How to beat a crisis: Interview with Argentinean Vice President

In 2001 Argentina defaulted on its debt and ended the parity of its currency with the US dollar. The South American country plunged deeper into crisis, but within months economic growth set in. We asked Argentine Vice President Mr Amado Boudou if Eurozone countries can learn from Argentina how to beat the crisis.

Date issued: 18 May 2012 |

Focus on jobs

One of Argentina’s top priorities at the height of the crisis was to create jobs. This, Mr Boudou said, provides a social and economic boost.

Austerity vs recovery

Efforts to cure Europe’s economic woes through austerity measures are drawing increasing opposition, as highlighted by the recent elections in Greece and France. Mr Boudou echoed criticism of the belt-tightening policies.

Emphasis on education

A key to Argentina’s post-crisis growth was the successful renegotiation of the debt, on which it defaulted, based on its ability to repay in the medium- and long-term. This enabled the South American country not only to repay a large number of its creditors, but also to achieve growth, which had a strong impact on the education sector. Until 2003, Argentina spent 5 % of its GD on debt payments while investing only 2 % in its education system.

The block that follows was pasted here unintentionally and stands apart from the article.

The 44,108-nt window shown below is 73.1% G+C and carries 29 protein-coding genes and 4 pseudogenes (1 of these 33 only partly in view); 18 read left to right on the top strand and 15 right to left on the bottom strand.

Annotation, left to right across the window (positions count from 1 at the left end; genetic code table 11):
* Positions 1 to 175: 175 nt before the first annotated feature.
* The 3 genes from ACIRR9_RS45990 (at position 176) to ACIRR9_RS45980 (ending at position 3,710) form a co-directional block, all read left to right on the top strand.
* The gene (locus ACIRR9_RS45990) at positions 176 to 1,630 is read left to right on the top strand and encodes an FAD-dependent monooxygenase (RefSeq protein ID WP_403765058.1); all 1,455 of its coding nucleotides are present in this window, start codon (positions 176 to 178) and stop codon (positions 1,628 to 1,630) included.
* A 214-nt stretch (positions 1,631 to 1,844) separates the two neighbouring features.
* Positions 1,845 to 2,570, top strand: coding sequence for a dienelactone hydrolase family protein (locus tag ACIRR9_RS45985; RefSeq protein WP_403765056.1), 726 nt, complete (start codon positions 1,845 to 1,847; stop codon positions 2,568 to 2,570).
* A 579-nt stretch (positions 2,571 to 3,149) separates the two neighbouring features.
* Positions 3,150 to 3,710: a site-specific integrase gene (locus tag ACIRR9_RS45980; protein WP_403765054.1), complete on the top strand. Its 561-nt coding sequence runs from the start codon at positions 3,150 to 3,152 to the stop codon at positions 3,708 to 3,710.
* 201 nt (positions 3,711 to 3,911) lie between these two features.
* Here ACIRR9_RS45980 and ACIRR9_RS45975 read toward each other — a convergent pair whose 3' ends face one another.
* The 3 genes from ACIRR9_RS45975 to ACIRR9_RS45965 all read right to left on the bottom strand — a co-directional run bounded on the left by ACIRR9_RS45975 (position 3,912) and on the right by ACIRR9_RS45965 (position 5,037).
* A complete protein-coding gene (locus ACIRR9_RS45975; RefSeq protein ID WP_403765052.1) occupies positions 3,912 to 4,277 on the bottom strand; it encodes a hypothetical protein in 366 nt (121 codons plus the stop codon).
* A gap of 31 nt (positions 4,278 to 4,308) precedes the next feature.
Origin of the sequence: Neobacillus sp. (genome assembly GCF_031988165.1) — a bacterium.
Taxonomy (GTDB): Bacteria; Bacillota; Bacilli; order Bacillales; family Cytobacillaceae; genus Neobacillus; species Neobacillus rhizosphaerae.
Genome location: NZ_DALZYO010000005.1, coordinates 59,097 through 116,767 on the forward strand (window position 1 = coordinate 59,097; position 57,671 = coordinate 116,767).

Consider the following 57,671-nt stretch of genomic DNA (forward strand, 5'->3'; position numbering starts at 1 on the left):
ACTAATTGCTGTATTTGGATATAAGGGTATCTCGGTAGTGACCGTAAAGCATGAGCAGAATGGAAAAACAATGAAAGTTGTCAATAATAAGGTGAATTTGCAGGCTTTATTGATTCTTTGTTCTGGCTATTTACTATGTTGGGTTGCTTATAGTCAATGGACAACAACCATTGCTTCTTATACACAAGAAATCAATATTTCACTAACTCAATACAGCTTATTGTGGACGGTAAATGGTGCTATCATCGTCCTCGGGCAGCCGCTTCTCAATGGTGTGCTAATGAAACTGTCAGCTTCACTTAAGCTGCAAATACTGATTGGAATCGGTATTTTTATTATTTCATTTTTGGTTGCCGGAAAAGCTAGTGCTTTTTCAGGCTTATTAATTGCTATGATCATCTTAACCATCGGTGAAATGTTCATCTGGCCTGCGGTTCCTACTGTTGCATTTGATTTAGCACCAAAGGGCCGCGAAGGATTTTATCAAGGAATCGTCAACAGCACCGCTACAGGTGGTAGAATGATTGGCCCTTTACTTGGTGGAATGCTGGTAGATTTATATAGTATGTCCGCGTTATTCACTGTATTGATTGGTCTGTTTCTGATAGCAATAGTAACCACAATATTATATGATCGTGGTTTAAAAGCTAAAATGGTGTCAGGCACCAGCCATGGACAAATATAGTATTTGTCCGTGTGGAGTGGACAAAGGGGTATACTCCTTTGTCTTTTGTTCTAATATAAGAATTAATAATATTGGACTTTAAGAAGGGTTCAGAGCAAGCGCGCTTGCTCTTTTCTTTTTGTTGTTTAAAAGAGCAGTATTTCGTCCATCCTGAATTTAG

The key role of social protection

Following the massive economic crisis of 2001, Argentina managed in a relatively short period of time to strengthen and integrate its social security system. An important component was ensuring the incorporation of long-term unemployed workers.

Mr Boudou spoke with ILO during a visit to Geneva, where he held talks with senior officials of the ILO and the International Social Security Association (ISSA).